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Say it ain’t so: when athletes fall from grace ...


The temptation would be to trace it all back to Joe Jackson and the melodramatic moment on the courthouse steps in 1920 and the cheesy tale of a youngster pleading, “Say it ain’t so, Joe, say it ain’t so.” The big-time athlete is disgraced and humbled, and in Jackson’s case at least, saddled with an unrelenting banishment that survives eons past his own mortal demise.

Jackson obviously wasn’t the first to suffer such ignominy – Jim Thorpe had been stripped of his Olympic medals years earlier – but Jackson was perhaps the most famous. Another legendary player from the period, Hal Chase, was banned from baseball by Commissioner Landis at the same time, though the charges against him were not directly related to the fixing of the 1919 World Series, though he was linked to it unofficially because of his gambling connections.


Comparing the fates of Chase, Thorpe and Jackson nearly 100 years later shows vastly different outcomes, and gives pause to wonder what the historical record will say about another fellow traveler, Pete Rose, many years from today.

The degenerate gambler Chase is widely felt to have defiled his almost cosmic fielding skills by intentionally botching plays to affect outcomes as dictated by his betting. His fate, nicely summed up in the quotation below, was the most tragic of all.

In Chase’s own words: “You note that I am not in the Hall of Fame. Some of the old-timers said I was one of the greatest fielding first baseman of all time. When I die, movie magnates will make no picture like 'Pride of the Yankees,' which honored that great player, Lou Gehrig. I guess that’s the answer, isn’t it? Gehrig had a good name; one of the best a man could have. I am an outcast, and I haven’t a good name. I’m the loser, just like all gamblers are. I lived to make great plays. What did I gain? Nothing. Everything was lost because I raised hell after hours. I was a wise guy, a know-it-all, I guess.”

Thorpe, stripped of his 1912 Olympic medals in 1913 following revelations in the press that he had, gasp, made a couple of bucks playing semipro baseball. The public didn’t care all that much, but the guardians of the “amateur” ideal prevailed at the time.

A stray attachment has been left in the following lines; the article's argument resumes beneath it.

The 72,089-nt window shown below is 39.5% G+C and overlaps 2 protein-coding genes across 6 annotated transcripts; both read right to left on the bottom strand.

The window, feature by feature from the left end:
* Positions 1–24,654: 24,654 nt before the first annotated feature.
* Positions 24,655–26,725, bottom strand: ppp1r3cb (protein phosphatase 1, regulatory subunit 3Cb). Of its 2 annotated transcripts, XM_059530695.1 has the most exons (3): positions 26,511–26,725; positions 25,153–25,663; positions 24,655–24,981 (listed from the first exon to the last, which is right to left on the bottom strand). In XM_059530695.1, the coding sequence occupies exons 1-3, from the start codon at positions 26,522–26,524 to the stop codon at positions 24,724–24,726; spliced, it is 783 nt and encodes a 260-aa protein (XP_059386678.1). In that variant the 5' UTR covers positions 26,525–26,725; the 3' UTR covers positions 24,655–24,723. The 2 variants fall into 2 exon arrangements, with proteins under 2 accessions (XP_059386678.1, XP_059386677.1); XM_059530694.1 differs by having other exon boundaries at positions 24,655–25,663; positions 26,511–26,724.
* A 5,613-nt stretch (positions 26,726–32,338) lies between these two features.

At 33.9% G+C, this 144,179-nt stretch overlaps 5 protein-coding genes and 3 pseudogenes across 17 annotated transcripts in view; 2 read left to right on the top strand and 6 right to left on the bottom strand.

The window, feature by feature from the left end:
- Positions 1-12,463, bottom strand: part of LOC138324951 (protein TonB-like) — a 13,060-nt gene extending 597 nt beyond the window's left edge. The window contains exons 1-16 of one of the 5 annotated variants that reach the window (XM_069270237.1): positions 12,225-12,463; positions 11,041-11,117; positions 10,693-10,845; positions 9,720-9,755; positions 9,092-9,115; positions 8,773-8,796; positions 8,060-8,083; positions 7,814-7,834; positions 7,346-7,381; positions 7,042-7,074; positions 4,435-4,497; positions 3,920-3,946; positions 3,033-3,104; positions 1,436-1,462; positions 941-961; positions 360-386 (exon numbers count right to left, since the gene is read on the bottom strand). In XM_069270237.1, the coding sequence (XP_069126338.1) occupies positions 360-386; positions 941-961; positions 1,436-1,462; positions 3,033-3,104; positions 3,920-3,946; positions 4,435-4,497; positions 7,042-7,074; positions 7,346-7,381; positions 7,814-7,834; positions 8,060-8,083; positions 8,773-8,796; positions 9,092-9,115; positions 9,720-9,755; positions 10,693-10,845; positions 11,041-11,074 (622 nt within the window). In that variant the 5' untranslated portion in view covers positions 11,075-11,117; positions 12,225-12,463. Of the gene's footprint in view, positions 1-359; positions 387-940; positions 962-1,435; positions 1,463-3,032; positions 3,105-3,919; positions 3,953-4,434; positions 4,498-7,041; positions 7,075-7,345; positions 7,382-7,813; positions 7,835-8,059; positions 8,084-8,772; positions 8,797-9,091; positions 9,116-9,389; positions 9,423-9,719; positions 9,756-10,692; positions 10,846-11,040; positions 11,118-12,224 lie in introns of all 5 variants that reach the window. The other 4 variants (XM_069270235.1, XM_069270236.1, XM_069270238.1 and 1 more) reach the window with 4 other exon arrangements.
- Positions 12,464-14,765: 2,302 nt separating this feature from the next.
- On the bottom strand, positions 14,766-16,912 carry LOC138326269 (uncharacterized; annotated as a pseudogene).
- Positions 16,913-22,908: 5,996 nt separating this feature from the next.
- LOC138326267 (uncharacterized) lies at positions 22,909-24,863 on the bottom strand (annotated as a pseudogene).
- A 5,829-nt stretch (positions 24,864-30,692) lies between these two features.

It was to the Amateur Athletic Union (AAU) that Thorpe sent a letter pleading his case: “I hope I will be partly excused by the fact that I was simply an Indian schoolboy and did not know all about such things. In fact, I did not know that I was doing wrong, because I was doing what I knew several other college men had done, except that they did not use their own names.”

That reasonable entreaty fell on deaf ears, and the AAU stripped him of his amateur status, later leading to the International Olympic Committee’s decision to yank the medals. By 1950, though, the Associated Press named him “The Greatest American Football Player of the First Half of the Century,” and in October of 1982 the Olympic medals were reinstated. Perhaps of limited utility for the man himself, who died penniless in 1953, but certainly the historical record as been handsomely revised.

Jackson, though his “Permanently Ineligible” status persists a half-century past his own demise, is largely vindicated in the public’s eyes. He is as revered in our hobby as any Hall of Famer, and his cards and memorabilia are treasured to the point of being beyond the reach of any but the most affluent collectors.

Pete, who used to routinely disavow any linkage with Jackson back in the heady days when Rose was still denying he bet on baseball, would do well if the public would ultimately hold him in the same regard it has now for “Shoeless Joe.”

All different sins, I know (I’m not even convinced Thorpe’s offense rises to that level of ecclesiastical effluvium), but vastly different outcomes as well.

On a fairness scale, I would rate it two right on the mark, one clearly unjust and one on the bubble. Hopefully, the fun is in deciphering which is which.

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